And finally ...
Where do we start? Better, why? Seven playoff games total, one fewer than Jacksonville, which has spotted the Cardinals 75 years of existence. Three playoff games since 1978, one of which was a win over Dallas and resulted in two coaches being fired by Jerry Jones and the resuscitation of Bill Parcells.
The numbers really don't matter after that, except for the fact that the other time the Cardinals made the postseason in the modern era, the season was shortened to nine games because of a strike. That team went 5-4 and was outscored 170-135, leading a sensible person to think that the only thing that saved them was the fact that gravity didn't get a chance to work its usual magic.
Of these teams, the Colts are still good, Seattle might be, and the other three are as they have been. Parity, sure, fine. The meek have been inheriting the earth like crazy over the past several Super Bowls.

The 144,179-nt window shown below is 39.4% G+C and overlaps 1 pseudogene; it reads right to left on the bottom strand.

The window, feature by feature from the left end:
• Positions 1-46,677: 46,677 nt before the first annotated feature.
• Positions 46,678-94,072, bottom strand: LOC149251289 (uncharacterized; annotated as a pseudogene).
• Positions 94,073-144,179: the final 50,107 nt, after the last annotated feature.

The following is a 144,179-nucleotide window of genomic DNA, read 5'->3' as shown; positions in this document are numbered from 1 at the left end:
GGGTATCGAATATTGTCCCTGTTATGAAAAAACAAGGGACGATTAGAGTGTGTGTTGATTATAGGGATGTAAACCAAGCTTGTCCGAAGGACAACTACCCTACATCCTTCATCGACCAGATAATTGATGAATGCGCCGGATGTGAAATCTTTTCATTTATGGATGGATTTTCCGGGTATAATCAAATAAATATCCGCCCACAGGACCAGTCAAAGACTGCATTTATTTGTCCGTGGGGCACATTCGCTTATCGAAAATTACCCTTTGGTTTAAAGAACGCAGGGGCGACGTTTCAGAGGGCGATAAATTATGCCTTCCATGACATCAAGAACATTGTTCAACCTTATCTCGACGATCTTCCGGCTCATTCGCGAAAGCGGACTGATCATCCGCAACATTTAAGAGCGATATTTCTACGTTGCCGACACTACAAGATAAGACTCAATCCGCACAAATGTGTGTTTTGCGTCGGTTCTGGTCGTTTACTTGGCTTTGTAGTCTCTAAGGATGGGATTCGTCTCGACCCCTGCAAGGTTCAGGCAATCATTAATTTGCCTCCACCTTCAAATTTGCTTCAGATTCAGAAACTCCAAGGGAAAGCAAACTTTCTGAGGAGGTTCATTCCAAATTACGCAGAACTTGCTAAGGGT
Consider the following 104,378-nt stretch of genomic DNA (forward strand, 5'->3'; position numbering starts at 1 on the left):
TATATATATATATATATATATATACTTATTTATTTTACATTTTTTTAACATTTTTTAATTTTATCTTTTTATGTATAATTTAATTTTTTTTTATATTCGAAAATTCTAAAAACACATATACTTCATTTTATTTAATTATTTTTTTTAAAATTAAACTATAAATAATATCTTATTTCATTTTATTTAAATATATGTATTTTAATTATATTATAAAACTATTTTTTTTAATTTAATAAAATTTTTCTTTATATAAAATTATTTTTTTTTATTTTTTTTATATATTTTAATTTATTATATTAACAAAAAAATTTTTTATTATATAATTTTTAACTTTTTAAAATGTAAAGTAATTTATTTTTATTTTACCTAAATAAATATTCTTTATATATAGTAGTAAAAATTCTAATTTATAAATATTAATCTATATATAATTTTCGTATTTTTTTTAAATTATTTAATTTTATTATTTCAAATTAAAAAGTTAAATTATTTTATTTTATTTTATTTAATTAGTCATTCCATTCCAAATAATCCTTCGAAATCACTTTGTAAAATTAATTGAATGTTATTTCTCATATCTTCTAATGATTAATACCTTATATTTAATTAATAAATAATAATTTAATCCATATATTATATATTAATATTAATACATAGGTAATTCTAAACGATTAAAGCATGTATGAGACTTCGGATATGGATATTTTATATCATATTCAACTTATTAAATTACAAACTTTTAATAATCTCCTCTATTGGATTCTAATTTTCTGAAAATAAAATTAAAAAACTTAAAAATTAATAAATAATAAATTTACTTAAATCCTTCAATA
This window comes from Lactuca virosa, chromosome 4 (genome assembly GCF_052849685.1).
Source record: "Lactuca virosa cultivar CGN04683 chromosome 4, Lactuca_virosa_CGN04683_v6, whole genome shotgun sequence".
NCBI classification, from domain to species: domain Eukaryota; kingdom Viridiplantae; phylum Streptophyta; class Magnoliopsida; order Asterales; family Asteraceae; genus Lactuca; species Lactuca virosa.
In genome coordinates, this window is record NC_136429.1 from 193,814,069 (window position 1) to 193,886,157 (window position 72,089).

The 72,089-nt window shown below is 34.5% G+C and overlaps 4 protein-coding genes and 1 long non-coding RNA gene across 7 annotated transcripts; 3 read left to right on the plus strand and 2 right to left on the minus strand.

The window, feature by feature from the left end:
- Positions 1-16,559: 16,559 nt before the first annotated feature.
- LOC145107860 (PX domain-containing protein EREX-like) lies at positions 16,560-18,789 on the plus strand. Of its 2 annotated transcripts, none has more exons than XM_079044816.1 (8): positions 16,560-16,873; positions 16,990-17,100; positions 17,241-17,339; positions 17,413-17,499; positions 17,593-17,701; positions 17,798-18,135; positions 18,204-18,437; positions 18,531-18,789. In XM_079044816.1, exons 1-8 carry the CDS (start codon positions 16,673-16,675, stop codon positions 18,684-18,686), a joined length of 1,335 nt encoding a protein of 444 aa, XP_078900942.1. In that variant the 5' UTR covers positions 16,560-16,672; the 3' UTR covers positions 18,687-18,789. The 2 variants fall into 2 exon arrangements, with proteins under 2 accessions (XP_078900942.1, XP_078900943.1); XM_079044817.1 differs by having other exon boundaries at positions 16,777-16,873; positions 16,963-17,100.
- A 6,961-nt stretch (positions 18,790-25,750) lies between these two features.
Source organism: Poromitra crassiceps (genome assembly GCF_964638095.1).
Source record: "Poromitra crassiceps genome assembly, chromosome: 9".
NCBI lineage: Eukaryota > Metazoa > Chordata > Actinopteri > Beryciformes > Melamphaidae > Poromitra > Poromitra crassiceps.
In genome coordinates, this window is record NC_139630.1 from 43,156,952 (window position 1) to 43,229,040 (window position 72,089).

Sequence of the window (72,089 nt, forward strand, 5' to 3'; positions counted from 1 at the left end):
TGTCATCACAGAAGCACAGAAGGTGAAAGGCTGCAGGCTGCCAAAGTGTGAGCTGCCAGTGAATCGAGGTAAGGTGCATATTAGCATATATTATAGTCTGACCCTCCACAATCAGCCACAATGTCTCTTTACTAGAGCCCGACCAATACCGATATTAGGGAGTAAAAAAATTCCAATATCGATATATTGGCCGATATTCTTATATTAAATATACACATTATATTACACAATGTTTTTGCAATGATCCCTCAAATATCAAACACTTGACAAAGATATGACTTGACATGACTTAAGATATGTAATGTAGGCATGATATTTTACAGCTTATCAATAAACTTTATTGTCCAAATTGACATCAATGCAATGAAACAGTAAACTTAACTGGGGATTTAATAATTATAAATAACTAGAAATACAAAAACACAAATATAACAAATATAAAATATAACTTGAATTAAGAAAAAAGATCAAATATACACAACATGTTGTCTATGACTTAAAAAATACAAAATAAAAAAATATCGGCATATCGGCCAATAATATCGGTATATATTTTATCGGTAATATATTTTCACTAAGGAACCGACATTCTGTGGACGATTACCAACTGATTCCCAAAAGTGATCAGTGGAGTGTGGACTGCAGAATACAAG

But the NFL's reach still isn't so long that it can tie its shoes by bending over at the waist. To get the Cardinals, Bengals or Saints back in play, they're just going to have to spot them four wins, or admit that no system of artificial wealth distribution is perfect.
Yeah, parity. Right.
Where is the link?
Please tell me its not just me that thinks this guy doesn\'t know what he is talking about. He is bringing up parity in the past 25 years are so and parity does refer to the .500 ball. which the Saints have flirted with and play-off birth team. Parity is .500 and the ones who the football gods shine on and have everything hitting for them do become the elite but when reality sets in... back to .500 excample BUCs.
No, deadflatbird, parity has little to do with .500, that\'s mediocrity (see article). He\'s just arguing that the NFL may have introduced rules that favor equality of chances for all teams, but there are still some teams that have been and always will be perennial losers.